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This profile was last updated on 4/28/14  and contains information from public web pages.

Dr. Dean Beyer Jr.

Wrong Dr. Dean Beyer Jr.?

Wildlife Research Biologist

Local Address: Marquette, Michigan, United States

Employment History

73 Total References
Web References
According to DNR Wildlife Research ..., 28 April 2014 [cached]
According to DNR Wildlife Research Biologist Dean Beyer the moose population grew slowly to about 215 animals by the turn of the century.
Dr. Dean Beyer of the Michigan DNR monitors the Michigan moose population. He said "from 1997 to 2007 the U.P. moose population was growing by 10 percent a year."
He went on to say that "from 2009 to 2013 the moose population only grew by two percent per year."
Beyer said the current moose population aerial survey indicates there were about 451 moose in the western U.P. during January 2013.
Beyer explained the DNR's survey efforts have been primarily focused on the western U.P. moose population that was re-introduced in the "Moose Lift" program.
Dr. Beyer explained that the moose herd in the eastern U.P., "likely number fewer than 100."
The source of the eastern U.P. moose is not known for certain. It is possible that a few scattered moose remained from native moose although it is also likely some immigrated from eastern Ontario or the western U.P.
Beyer listed the following factors currently causing mortality in Michigan moose: disease kills 30 percent; trauma (stuck in mud/fall through ice, etc.), 24 percent; 14 percent die from liver flukes; and four percent die from collisions with vehicles.
Current Michigan moose monitoring cannot give an exact figure, although during intensive radio collar monitoring between 1999 to 2005 about five percent of moose emigrated out of the study area.
Brain worm that caused 35 to 40 percent of U.P. moose mortality early after the re-introduction, has recently fallen to only "two percent of the overall moose mortality."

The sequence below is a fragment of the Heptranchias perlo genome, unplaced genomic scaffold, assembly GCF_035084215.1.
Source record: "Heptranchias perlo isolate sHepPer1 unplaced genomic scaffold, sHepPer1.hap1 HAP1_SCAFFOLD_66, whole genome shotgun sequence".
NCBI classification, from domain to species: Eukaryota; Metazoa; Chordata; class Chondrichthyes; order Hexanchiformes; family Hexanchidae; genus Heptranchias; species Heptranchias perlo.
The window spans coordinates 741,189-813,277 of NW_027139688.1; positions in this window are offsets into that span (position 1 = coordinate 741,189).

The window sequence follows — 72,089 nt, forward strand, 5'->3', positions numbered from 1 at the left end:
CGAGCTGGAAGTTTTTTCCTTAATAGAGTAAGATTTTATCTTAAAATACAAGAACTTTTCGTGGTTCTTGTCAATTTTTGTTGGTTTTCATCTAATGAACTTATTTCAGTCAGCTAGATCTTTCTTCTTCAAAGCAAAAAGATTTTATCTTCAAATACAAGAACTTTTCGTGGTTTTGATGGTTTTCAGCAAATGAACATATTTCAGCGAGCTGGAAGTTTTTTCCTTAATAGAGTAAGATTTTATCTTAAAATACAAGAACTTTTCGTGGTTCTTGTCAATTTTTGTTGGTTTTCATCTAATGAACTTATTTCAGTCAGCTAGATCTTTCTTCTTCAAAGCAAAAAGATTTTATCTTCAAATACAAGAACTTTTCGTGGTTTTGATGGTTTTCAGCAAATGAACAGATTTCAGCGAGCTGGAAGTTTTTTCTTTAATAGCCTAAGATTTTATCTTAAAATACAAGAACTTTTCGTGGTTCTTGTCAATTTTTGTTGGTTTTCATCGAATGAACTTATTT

Beyer felt that winter ticks that have been very detrimental to moose in some other areas were not as significant a factor in the west U.P. The researcher did not consider wolf predation to be a significant mortality factor to the west U.P. moose population.
"The moose calf survival rate is higher in the U.P. than many other monitored moose populations, especially those systems with wolves and brown bears," he said.
"Wolves would more likely target deer than moose in the western U.P. and many of the deer in the core U.P. moose range move to deer yards outside this range in the winter. Wolves would be more likely to follow the deer away from the moose in the winter," Beyer said.
Some moose experts have speculated that this hard winter would actually help the moose population.
Beyer felt that was a reasonable assumption since "moose have evolved to prosper in deep snow and very cold winters.
"Since the Michigan moose population is currently only growing at two percent per year, the Michigan Natural Resources Commission is not currently considering a moose season," Beyer said.
"We wanted to look at the ..., 2 April 2012 [cached]
"We wanted to look at the role of predation and winter habitat on fawn survival," said Dean Beyer, a wildlife researcher with Michigan's DNR.
"We jumped into the UP because of the deer population trends," Beyer said.
Belant and Beyer discovered two packs of wolves in the area.
"They (wolves) were hitting carcasses," Beyer said. "That influenced the predation on fawns and might have reduced it. It will be interesting to see what happens in the mid-snow zone where there is no agriculture or cattle dump."
Phase 2 begins next winter in Iron County, Phase 1, in Delta and Menominee counties, collected predator data points for 650,000 locations, Beyer said.
Not all moose in the southern ..., 1 Jan 2013 [cached]
Not all moose in the southern portion of their range are doing poorly, said Dean Beyer, a wildlife biologist with the Michigan DNR and Northern Michigan University. They appear healthy in the southern areas of the Canadian provinces of Manitoba, Saskatchewan and Ontario.
"That's going to make it difficult for scientists to diagnose what's going on," Beyer said.
"As temperatures have increased, we're ..., 20 Nov 2013 [cached]
"As temperatures have increased, we're seeing some association with these declining populations," said Dean Beyer Jr., a wildlife research biologist with the Michigan Department of Natural Resources.
Scientists have ruled out attacks from resurgent gray wolves as a significant contributor, Beyer said.
Moose tales from the Michigan border, 16 Nov 2002 [cached]
Dean Beyer, MDNR moose biologist, said the pulse rate emitted by the police scanner mimicked that of the collared bull, but the tone was slightly off.It was a close enough match, however, to warrant an investigation, he said.
Although Michigan wildlife managers are in the process of developing new population modeling techniques, the western Upper Peninsula moose herd appears to be growing by around 4 to 6 percent, said Michigan Biologist Dean Beyer.Previous population data was skewed-in part-because it did not account for disbursing animals, Beyer explained.
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